As an American Jew trying to deal with the stress of Trumpland, I can only imagine the psychological ramifications of living in Israel. As that country’s drift to the right preceded America’s, so did the heated rhetoric. We saw the American version in Trump’s campaign. Ironically, Yuval Rabin pointed to the similarities in an August 2016 editorial.
Danae Elon’s new documentary, “P.S. Jerusalem,” offers a bird’s-eye view of a society at war externally and internally. It is a three-year visual diary. Danae records her move from Brooklyn, New York back to the city of her childhood, Jerusalem.
Having left the city at 21, Danae’s memories are not the only baggage she carries with her. Her personal history is informed by more than the location of her early youth.
Danae’s father was Amos Elon, noted writer on the state of Israel, and later the changes wrought by the 1967 war. As a journalist and intellectual, he repeatedly examined the ramifications of the occupation.
Amos Elon believed that the settlements created less security for Israel. He saw the changes that holding these territories yielded, and became disillusioned with what his country had become. As a result, he left Israel. He also entreated his daughter never to return.
The point of view of Amos Elon changed dramatically from 1948, the year of the Arab-Israeli War. At that time, he did not include the destruction of Palestinian homes and that population’s displacement in his reporting. By 1970, three years after the game-changing Six-Day War, a new path was being forged. Elon did not believe that what was to come was what “the founding fathers envisioned.” He said, “What was planned as a safe haven turned out to be a country engaged in perpetual war.” For him, Israel became qualified by “high tragedy and unending strife.” The 7-year old who emigrated with a family fleeing Vienna, and adopted a Hebrew name at 18, became consumed by the shattering loss of the “dreams of a just society.”
Danae serves as the narrator for her film. She describes her upbringing as political. Her mother took her to demonstrations. Her father’s ethical concerns were always at the forefront of the family’s consciousness.
As the film begins, Danae is pregnant with her third child (who will be named Amos). She moves to Jerusalem with her partner, Philip Touitou, and their sons Tristan and Andrei. Her father has just died.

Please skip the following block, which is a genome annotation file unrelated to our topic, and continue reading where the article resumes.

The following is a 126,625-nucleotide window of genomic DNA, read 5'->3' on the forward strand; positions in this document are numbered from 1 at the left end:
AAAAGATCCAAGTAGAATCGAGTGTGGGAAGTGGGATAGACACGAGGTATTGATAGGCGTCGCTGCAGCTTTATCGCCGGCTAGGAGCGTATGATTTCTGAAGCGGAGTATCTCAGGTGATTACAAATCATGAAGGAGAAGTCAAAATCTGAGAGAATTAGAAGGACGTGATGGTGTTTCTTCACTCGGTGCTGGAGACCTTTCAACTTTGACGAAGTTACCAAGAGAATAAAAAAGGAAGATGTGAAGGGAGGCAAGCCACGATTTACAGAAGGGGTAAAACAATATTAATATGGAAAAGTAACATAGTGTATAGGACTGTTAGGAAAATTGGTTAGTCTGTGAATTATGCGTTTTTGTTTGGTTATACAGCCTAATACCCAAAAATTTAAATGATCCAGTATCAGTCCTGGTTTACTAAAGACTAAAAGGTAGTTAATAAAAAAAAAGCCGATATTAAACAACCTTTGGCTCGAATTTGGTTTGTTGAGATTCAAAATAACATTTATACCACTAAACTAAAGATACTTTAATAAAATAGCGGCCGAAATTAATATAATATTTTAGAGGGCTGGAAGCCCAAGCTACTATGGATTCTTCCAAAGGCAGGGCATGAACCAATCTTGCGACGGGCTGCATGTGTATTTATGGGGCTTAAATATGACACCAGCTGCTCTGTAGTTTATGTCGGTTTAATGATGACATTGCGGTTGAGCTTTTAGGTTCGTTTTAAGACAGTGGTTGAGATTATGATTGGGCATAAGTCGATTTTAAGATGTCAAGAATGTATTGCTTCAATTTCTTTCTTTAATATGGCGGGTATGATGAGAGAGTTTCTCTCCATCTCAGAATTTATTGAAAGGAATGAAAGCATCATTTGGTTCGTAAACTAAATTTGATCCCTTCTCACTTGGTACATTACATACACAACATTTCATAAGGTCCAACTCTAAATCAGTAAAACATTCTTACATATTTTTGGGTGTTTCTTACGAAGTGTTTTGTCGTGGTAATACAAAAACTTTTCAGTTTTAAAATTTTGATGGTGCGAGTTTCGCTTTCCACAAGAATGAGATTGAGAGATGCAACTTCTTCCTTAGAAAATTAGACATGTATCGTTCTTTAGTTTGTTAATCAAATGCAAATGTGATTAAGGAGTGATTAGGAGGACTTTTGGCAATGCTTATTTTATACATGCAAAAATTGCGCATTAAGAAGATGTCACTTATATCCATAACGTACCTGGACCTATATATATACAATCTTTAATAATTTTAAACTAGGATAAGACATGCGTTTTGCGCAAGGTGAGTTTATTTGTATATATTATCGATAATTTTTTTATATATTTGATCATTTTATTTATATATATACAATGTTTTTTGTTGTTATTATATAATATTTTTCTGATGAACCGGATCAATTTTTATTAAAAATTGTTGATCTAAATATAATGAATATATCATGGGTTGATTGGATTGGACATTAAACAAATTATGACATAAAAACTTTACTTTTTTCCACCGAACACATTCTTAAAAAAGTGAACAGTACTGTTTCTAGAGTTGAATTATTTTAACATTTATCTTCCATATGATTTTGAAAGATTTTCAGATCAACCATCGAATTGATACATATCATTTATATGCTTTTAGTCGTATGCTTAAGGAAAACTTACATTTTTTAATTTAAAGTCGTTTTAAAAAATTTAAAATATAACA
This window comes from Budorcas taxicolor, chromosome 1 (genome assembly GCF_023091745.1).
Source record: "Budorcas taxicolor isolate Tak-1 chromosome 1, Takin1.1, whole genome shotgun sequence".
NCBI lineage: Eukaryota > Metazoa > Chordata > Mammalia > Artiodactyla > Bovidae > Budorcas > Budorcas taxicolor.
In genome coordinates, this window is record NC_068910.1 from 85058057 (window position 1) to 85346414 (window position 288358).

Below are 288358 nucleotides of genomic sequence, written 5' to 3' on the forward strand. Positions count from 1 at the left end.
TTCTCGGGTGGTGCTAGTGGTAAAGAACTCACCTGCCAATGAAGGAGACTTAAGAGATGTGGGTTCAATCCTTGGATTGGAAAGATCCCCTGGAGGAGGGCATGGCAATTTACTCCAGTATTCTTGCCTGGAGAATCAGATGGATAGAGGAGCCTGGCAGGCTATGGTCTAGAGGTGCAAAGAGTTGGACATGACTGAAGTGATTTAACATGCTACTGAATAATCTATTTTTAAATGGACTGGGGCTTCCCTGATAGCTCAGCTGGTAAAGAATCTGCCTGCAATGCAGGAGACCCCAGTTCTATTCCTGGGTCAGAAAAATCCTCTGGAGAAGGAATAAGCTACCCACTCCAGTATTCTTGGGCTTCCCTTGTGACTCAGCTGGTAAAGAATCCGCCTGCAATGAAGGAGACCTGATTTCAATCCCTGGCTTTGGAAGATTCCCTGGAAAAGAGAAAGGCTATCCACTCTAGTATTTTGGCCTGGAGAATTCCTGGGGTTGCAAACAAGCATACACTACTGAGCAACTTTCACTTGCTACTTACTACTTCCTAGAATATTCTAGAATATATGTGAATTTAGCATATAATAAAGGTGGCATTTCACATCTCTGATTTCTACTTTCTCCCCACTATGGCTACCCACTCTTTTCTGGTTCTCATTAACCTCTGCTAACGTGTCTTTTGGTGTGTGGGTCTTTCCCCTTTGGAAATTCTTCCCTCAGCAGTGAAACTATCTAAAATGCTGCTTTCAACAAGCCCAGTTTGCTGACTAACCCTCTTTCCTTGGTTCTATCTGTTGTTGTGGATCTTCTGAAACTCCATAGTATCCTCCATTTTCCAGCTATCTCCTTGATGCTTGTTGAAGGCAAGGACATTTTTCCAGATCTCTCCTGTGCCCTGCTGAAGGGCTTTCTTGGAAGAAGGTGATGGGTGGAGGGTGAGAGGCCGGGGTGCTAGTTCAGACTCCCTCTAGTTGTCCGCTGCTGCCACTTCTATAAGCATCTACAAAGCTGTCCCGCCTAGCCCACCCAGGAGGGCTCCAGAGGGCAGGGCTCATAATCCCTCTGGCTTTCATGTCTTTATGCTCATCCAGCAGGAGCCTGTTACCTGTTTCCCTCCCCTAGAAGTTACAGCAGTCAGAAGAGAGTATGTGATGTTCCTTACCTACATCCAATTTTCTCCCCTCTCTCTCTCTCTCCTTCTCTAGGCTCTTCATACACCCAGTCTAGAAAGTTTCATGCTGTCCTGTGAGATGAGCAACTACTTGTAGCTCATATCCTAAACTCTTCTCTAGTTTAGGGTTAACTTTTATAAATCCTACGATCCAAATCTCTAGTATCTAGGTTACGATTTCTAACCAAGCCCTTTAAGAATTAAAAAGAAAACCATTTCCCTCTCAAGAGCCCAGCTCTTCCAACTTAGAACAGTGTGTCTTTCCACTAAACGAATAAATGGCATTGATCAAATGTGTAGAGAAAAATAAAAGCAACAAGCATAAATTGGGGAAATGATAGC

Initially, Philip, a French-Algerian Jew, is dubious about the move. However, he is willing to allow for the possibility, “Maybe I will find my place here.” A photographer, he speaks no Hebrew.
... The innocence of her growing children’s questions serve to present an existential dimension to matters both parents are also struggling with.
As the children get settled into their new home, one of the boys unwraps a gas mask. “Mommy, what is it?” he asks.
The viewer is introduced to the internal dissension in Jerusalem with footage of a rally. Arab residents in East Jerusalem are being displaced by Jewish tenants. The largest new housing residence is being unveiled. One hundred units — built for Jews only. One of the demonstrators holds a sign in English: “Jerusalem won’t be Hebron.”
The camera pans to a man with a toddler in a stroller. He is screaming at the assembled group.
“If you’re helping the Arab enemy, your ancestors must have helped the Nazis. Your grandfather must have been a Kapo! I’m sure of it.”
It’s a sickening display. It also brings to mind the words of David Friedman, Trump’s choice for Ambassador to Israel.
It gets more ominous as a gaggle of men start cursing at Danae for filming. They tell her to stop, then scream epithets about Arabs. “Jewish blood is not to spare. A leftist is a son of a bitch,” they inform her.
Danae reflects on her need to make a record of injustice. She also admits that in some way it also functions to “absolve her of responsibility.”
There are other scenes of Israeli transgressions. Danae takes her son with her as she captures the demolition of a Palestinian home. The wrecking machine looks like a large metallic dinosaur, its jaws crushing the concrete and mashing it into rubble.
Clearly, Danae is torn with ambivalence. She looks for answers in her constant questioning of Philip and the children.
Interacting with her sons, Danae’s persistence often borders on intrusiveness — demonstrating a lack of boundaries. In one instance, she is told, “Stop filming me!” When she presses her son to explain his statement, “I’m not a Jew. I’m an American,” he shuts her down with the plea, “Please let me go to sleep.”